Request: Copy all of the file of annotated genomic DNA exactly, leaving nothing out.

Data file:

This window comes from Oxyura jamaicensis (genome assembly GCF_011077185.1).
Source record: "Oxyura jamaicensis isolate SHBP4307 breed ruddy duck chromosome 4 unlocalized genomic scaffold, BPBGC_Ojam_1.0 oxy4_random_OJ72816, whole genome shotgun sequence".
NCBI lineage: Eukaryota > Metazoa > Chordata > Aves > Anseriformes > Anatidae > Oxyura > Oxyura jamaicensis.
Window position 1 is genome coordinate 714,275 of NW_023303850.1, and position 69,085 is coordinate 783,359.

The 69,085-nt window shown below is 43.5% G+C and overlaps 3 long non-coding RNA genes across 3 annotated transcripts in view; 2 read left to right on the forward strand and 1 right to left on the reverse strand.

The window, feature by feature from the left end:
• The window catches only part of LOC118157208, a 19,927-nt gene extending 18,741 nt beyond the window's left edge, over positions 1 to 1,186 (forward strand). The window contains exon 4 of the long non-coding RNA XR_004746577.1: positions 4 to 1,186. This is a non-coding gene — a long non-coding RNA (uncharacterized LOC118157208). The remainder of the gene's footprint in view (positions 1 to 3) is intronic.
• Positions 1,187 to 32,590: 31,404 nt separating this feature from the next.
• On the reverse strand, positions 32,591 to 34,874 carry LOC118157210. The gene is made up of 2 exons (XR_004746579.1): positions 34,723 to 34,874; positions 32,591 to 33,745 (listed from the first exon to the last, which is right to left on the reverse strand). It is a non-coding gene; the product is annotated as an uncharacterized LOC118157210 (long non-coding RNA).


This window comes from Oxyura jamaicensis (genome assembly GCF_011077185.1).
Source record: "Oxyura jamaicensis isolate SHBP4307 breed ruddy duck chromosome 4 unlocalized genomic scaffold, BPBGC_Ojam_1.0 oxy4_random_OJ72816, whole genome shotgun sequence".
NCBI lineage: Eukaryota > Metazoa > Chordata > Aves > Anseriformes > Anatidae > Oxyura > Oxyura jamaicensis.
Window position 1 is genome coordinate 714,275 of NW_023303850.1, and position 69,085 is coordinate 783,359.

The 69,085-nt window shown below is 43.5% G+C and overlaps 3 long non-coding RNA genes across 3 annotated transcripts in view; 2 read left to right on the forward strand and 1 right to left on the reverse strand.

The window, feature by feature from the left end:
• The window catches only part of LOC118157208, a 19,927-nt gene extending 18,741 nt beyond the window's left edge, over positions 1 to 1,186 (forward strand). The window contains exon 4 of the long non-coding RNA XR_004746577.1: positions 4 to 1,186. This is a non-coding gene — a long non-coding RNA (uncharacterized LOC118157208). The remainder of the gene's footprint in view (positions 1 to 3) is intronic.
• Positions 1,187 to 32,590: 31,404 nt separating this feature from the next.
• On the reverse strand, positions 32,591 to 34,874 carry LOC118157210. The gene is made up of 2 exons (XR_004746579.1): positions 34,723 to 34,874; positions 32,591 to 33,745 (listed from the first exon to the last, which is right to left on the reverse strand). It is a non-coding gene; the product is annotated as an uncharacterized LOC118157210 (long non-coding RNA).